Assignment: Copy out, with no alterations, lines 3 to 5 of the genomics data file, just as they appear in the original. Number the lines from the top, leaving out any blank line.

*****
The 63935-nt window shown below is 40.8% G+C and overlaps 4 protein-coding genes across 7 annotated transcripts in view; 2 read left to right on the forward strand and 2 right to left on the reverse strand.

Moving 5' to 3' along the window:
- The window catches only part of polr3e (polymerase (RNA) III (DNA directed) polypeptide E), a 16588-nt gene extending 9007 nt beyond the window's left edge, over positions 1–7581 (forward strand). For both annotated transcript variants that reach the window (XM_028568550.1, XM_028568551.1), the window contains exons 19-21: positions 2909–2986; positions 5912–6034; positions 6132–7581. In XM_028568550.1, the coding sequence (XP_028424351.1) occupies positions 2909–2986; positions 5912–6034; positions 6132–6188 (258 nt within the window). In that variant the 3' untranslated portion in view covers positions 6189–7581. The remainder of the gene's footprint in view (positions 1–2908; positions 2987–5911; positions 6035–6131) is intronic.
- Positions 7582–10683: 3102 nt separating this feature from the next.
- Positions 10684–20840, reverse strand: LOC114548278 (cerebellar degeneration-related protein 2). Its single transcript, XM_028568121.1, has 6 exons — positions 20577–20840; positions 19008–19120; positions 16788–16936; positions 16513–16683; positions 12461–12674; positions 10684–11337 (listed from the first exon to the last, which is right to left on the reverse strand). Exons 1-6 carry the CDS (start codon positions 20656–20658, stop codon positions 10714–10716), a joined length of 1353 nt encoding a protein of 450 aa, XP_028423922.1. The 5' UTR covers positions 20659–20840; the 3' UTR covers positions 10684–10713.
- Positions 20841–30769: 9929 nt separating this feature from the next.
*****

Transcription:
- The window catches only part of polr3e (polymerase (RNA) III (DNA directed) polypeptide E), a 16588-nt gene extending 9007 nt beyond the window's left edge, over positions 1–7581 (forward strand). For both annotated transcript variants that reach the window (XM_028568550.1, XM_028568551.1), the window contains exons 19-21: positions 2909–2986; positions 5912–6034; positions 6132–7581. In XM_028568550.1, the coding sequence (XP_028424351.1) occupies positions 2909–2986; positions 5912–6034; positions 6132–6188 (258 nt within the window). In that variant the 3' untranslated portion in view covers positions 6189–7581. The remainder of the gene's footprint in view (positions 1–2908; positions 2987–5911; positions 6035–6131) is intronic.
- Positions 7582–10683: 3102 nt separating this feature from the next.
- Positions 10684–20840, reverse strand: LOC114548278 (cerebellar degeneration-related protein 2). Its single transcript, XM_028568121.1, has 6 exons — positions 20577–20840; positions 19008–19120; positions 16788–16936; positions 16513–16683; positions 12461–12674; positions 10684–11337 (listed from the first exon to the last, which is right to left on the reverse strand). Exons 1-6 carry the CDS (start codon positions 20656–20658, stop codon positions 10714–10716), a joined length of 1353 nt encoding a protein of 450 aa, XP_028423922.1. The 5' UTR covers positions 20659–20840; the 3' UTR covers positions 10684–10713.